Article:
And then it was over the audience burst into cheers. But the music was gone into the ether. I wouldn’t have the soundtrack for another couple of months, but I needed to hear that theme again, to feel that theme again. Our local PBS station aired that episode multiple times over the next week, and I’m pretty sure I staked out and watched every one of them, just to get drunk on that one piece of music.
We finally did get the soundtrack album and it exceeded the promise of that concert performance in ways I never thought possible. Williams’ work on Empire remains, in my mind, the finest piece of film scoring ever done. It’s a top to bottom masterpiece of lief-motif and action film music, and to think it lost the Oscar to the soundtrack from Fame makes me want to smash this keyboard to bits.
There was a similar rush nearly twenty years later, when “Duel of the Fates” debuted on MTV. Star Wars had come a long way when it had gone from premiering music on PBS to taking over Total Request Live, but the feeling was the same. That chorus at the beginning — a first for Star Wars outside the sparing use of it during the climactic duel in Return of the Jedi — hit like a thunderbolt, and then that quiet, driving string figure propelled us into the piece proper and we were all on the edge of our seats. Damn, if the music was this good, imagine the film it accompanies!
For the most part, we were better off with our imaginations. Williams did himself proud, no question there; “Fates,” “Across the Stars” and “Battle of the Heroes” stand equal with the other great Star Wars themes. But George Lucas’s constant editing and tweaking wreaked havoc on Williams’ prequel scores, often consigning brand new music to the cutting room floor because it no longer fit the scene as constructed, replacing it with looped-in previously used music. What had once been an essential piece of the magic had become just another cog in the machine, a part to be spliced and diced whenever Lucas felt it suited. Williams, his music, and the films deserved better.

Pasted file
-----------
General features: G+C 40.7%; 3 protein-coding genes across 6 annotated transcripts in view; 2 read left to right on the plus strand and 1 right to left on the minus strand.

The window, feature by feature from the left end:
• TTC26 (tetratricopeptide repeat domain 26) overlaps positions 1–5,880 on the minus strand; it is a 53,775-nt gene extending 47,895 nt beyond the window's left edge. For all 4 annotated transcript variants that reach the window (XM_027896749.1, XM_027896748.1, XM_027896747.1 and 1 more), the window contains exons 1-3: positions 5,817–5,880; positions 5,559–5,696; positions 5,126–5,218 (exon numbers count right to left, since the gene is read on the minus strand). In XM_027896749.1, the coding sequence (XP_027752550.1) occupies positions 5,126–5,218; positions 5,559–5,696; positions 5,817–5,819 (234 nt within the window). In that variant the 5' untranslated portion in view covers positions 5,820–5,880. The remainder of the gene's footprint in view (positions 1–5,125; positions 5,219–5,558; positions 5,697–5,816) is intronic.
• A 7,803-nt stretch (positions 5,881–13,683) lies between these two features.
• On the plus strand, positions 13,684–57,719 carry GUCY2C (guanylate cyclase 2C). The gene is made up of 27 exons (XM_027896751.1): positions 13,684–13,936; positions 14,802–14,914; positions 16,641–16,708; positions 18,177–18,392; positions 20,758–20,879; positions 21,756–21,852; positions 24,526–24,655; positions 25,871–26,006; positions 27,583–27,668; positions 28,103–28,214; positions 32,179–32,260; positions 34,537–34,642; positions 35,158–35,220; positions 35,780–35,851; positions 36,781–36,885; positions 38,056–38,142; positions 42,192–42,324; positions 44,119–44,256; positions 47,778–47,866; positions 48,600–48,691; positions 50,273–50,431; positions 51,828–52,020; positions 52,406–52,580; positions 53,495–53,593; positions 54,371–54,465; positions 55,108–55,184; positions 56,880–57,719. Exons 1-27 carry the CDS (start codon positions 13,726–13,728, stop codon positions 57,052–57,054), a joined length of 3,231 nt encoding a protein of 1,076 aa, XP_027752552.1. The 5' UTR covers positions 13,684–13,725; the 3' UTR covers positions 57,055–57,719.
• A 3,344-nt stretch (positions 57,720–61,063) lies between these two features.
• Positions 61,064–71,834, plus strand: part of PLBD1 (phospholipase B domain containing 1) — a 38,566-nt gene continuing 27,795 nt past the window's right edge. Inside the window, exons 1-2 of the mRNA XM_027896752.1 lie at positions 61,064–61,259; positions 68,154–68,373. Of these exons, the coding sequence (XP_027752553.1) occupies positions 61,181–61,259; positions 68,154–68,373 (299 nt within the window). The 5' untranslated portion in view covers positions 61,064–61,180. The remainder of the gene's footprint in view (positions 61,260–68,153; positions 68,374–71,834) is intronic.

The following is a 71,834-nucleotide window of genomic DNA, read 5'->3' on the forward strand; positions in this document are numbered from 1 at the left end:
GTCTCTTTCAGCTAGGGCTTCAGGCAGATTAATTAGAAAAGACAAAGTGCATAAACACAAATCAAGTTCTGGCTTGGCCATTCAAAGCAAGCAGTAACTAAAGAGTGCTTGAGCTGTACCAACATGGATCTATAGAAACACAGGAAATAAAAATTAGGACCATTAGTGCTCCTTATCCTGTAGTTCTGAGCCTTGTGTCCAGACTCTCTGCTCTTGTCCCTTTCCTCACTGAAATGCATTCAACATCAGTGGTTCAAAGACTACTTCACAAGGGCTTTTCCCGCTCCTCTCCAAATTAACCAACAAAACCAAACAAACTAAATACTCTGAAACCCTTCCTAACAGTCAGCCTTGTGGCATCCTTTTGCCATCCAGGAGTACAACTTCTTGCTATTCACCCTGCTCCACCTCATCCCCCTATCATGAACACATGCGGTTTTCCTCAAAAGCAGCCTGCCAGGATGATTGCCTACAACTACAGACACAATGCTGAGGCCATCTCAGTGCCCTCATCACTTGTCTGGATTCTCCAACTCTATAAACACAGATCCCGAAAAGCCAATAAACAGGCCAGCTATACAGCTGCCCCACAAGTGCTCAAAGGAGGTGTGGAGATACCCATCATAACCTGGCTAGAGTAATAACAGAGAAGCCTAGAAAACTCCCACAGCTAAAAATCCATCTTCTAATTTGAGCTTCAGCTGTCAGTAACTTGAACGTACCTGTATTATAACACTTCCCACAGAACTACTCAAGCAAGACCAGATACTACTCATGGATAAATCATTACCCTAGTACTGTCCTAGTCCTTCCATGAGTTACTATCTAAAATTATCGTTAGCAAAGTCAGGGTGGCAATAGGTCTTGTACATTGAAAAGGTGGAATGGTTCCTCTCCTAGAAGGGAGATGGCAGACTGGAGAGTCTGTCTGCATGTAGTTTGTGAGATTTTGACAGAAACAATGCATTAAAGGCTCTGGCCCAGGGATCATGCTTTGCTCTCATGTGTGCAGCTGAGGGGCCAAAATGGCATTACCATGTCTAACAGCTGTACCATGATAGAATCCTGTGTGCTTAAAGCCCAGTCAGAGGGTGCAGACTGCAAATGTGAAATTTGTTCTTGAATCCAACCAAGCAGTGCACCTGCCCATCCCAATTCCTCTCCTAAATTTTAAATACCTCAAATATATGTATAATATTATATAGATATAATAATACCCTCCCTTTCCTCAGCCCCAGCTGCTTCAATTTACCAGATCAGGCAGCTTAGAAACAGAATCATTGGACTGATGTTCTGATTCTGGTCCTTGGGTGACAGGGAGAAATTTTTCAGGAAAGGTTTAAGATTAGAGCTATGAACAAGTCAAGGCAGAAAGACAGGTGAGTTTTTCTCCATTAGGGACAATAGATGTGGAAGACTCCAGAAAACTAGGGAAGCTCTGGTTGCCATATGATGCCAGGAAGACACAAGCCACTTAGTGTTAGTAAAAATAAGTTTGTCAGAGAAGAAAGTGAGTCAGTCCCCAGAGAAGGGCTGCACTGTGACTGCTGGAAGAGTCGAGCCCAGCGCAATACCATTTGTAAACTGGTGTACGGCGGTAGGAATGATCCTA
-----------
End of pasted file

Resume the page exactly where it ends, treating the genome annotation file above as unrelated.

And that’s probably why I could probably listen to the Empire score on a continuous loop and never get tired of it, but only listen to the main themes from the prequels every now and then. Aside from my feelings for the prequels being nowhere near as strong as for the OT, there’s just not that musical identity. And not that musical association with happy movie-going memories.
The brief patches of new music from The Force Awakens have me hopeful that, just as we’re seeing old faces returning onscreen, we’ll have the old Williams returning behind the conductor stand. He doesn’t have many films — or years — left ahead of him, and it would be great to see these new Star Wars films serve as both a reminder of his still-prodigious talents and as a tribute to his past glories. And it would be just as great to have that same feeling I did sitting on a couch back in 1980 hearing what the maestro had come up with next.
The Twelve Days of Star Wars